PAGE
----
Q: I don’t know if a lot of people still make common sense New Year’s resolutions, but I hope some have this one on their lists: Do not text or use a cell phone while you are in church. I saw a middle-aged lady — she was at least 65 — text while we were singing in church last week. I could not believe my eyes.
She was standing up singing, then turned and reached into her purse, sat down and began texting. It was difficult not to notice. After a minute or two, she left the pew and went out, came back, then had a lengthy whispering session with her mate. Maybe there was something very important going on, but I think she should have just left the pew with her purse and the phone and gone to the back before she ever started texting. It was very distracting.
I think all cell phones should simply be turned off before entering a church. Am I wrong? I feel there are a lot of other places where texting should not be permitted. If you could address this issue in one of your columns and provide a list, more people would get the picture and realize how rude they are.
A: I agree with you completely. Texting while sitting in church is an example of ultimate rudeness. It has been necessary to establish many common sense etiquette rules regarding every new social technology device. It became necessary when email originated, the cell phone itself for verbal communication, followed by the I-phone with texting capabilities. There are many etiquette do’s and don’ts pertaining to texting, but here is a list of rules pertaining more specifically to locations and conditions where people should not text:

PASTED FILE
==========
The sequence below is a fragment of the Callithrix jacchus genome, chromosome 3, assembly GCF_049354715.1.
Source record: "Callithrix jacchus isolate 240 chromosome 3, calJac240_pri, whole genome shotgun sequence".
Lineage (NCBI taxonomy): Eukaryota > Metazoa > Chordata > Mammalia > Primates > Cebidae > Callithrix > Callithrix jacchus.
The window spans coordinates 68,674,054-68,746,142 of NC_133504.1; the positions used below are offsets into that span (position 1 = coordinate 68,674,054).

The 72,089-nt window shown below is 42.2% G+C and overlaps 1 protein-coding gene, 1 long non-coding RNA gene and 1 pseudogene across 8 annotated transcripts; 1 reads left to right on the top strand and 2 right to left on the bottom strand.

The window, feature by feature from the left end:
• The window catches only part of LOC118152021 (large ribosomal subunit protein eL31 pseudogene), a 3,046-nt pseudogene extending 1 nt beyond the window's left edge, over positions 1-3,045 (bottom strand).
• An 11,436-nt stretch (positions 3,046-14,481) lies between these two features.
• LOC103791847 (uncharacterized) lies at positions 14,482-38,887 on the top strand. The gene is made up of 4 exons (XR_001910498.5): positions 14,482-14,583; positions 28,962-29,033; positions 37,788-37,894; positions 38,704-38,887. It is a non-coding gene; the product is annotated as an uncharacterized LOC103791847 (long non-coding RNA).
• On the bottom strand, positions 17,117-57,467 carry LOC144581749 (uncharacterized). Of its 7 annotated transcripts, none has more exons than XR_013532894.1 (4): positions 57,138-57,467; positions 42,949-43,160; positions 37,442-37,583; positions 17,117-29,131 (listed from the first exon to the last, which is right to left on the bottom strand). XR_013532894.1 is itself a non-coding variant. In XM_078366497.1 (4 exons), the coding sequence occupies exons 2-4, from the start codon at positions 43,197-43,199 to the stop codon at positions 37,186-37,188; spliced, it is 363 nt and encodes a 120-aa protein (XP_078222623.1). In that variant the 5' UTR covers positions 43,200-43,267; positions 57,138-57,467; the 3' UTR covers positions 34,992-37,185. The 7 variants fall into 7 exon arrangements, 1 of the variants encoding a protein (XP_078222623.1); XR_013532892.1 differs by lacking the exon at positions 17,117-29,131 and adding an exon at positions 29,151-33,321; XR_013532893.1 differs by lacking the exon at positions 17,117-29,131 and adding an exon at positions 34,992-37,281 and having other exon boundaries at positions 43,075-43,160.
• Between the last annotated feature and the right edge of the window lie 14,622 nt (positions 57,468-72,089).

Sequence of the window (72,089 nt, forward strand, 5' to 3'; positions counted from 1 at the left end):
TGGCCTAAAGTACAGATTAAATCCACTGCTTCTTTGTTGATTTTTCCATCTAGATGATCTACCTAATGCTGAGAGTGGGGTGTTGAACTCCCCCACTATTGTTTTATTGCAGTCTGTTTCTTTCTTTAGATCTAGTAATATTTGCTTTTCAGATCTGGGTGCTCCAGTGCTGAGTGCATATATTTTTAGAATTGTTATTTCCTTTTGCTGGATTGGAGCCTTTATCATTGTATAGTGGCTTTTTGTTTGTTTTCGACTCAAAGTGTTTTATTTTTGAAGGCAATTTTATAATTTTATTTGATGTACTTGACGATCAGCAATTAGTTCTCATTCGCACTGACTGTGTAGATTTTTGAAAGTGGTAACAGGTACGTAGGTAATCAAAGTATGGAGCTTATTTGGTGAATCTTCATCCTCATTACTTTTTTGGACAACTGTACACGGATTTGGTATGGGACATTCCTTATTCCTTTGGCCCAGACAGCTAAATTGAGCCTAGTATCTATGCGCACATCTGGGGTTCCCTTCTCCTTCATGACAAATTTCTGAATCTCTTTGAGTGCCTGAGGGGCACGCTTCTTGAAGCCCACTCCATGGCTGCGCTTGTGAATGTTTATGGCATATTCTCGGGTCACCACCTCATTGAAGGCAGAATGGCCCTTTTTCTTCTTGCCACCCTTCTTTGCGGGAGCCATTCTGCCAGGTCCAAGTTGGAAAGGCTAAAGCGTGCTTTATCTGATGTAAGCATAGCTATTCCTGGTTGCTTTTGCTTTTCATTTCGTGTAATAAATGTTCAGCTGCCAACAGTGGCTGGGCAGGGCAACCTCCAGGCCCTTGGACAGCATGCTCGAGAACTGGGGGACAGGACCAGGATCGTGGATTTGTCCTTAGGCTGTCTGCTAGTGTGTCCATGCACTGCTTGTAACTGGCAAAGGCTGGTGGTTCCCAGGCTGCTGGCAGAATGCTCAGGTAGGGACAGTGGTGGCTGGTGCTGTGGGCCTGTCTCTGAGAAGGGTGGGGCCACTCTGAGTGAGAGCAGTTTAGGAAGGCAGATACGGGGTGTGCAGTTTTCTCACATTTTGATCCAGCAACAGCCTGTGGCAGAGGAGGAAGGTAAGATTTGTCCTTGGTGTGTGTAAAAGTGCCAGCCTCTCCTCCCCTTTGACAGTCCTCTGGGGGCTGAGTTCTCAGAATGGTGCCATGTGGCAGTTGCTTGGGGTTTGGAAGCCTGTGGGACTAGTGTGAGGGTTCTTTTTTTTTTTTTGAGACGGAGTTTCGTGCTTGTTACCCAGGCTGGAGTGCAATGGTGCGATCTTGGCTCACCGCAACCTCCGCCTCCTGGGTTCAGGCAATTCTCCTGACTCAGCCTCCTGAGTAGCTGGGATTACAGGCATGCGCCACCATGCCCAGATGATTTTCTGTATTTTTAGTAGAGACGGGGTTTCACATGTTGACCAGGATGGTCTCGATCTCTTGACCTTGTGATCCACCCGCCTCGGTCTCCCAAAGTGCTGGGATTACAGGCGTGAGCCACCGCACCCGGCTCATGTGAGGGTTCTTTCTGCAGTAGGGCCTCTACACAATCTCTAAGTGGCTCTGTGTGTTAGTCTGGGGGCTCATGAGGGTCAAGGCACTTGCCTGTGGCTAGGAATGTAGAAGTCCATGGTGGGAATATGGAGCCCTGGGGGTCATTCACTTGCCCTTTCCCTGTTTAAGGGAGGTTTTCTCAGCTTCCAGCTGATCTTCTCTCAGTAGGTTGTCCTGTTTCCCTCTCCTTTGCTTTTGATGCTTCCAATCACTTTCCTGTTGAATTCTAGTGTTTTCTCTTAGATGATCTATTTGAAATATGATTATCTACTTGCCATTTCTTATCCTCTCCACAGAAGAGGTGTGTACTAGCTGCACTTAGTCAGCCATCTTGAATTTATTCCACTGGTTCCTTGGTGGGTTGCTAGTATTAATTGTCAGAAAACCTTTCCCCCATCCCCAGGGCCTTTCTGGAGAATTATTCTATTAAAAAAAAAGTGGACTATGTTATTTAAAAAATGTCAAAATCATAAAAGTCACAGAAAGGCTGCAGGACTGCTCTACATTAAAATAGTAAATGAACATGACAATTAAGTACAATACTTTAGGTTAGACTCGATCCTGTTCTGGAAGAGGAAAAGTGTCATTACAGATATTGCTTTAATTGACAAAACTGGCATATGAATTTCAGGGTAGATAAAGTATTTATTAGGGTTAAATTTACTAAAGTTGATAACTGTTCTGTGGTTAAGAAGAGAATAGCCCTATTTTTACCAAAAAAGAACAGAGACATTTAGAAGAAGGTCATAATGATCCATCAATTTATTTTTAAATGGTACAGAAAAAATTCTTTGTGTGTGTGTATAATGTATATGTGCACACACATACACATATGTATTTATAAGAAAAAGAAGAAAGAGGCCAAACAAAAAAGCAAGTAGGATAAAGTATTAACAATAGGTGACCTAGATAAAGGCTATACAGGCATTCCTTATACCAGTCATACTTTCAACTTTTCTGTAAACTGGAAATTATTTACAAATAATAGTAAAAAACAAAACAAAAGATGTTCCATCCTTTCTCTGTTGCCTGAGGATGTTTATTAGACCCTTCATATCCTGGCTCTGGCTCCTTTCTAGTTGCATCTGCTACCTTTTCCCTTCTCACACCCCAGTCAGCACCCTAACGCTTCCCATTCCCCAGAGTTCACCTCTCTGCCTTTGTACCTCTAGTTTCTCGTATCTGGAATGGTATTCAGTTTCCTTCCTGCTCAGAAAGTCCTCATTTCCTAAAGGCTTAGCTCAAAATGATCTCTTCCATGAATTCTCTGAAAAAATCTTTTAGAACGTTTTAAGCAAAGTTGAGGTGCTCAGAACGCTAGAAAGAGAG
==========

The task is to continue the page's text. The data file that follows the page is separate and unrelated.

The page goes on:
Never miss a local story.
▪ In a church, this includes before the service begins as you sit in the pew.
▪ While driving a car (which by law, is illegal).
▪ In a movie theater or a concert hall, whether or not the movie or program has begun.
▪ During a wedding or a wedding reception.
▪ During any part of a funeral
▪ When eating with another person whether at home or in a restaurant.
▪ When riding in a car as a passenger, unless requested to do so by the driver to check on something pertinent to the purpose of the drive.
▪ When involved in any type of social interaction: conversation, listening at a party, for example.
▪ In a business meeting or organizational meeting of any type.
▪ While standing in line at the grocery store, a pharmacy or department store.
▪ While standing in front of a rack of clothes or other items available for sale or in front of a counter of items, because you are blocking potential customers from properly viewing those items or sales personnel from carrying on their necessary duties.
▪ When paying for any kind of item in any store
▪ While attempting to place an order at a coffee shop or a fast-food restaurant.
▪ In class
▪ While working at your job
▪ During a tour in a museum or other public facility
▪ When walking on a sidewalk because you may trip and fall or bump into another person on the sidewalk.
▪ When taking your dog for a walk.
▪ When crossing a street or highway.
▪ When riding a bicycle.
▪ When riding a horse, elephant, camel.
▪ When holding a child or a pet
▪ While cooking or operating any piece of equipment which requires or requests your full attention.
▪ While playing a game with others, such as cards or various types of board games.
▪ When sitting or standing with others in your own home or someone else’s home.
▪ When baby-sitting
Dianne Isbell is a local contributing writer. Send your etiquette questions to Lifestyle Editor Patrick Kuhl, Belleville News-Democrat, P.O. Box 427, 120 S. Illinois St., Belleville, IL 62222-0427, or email them to firstname.lastname@example.org.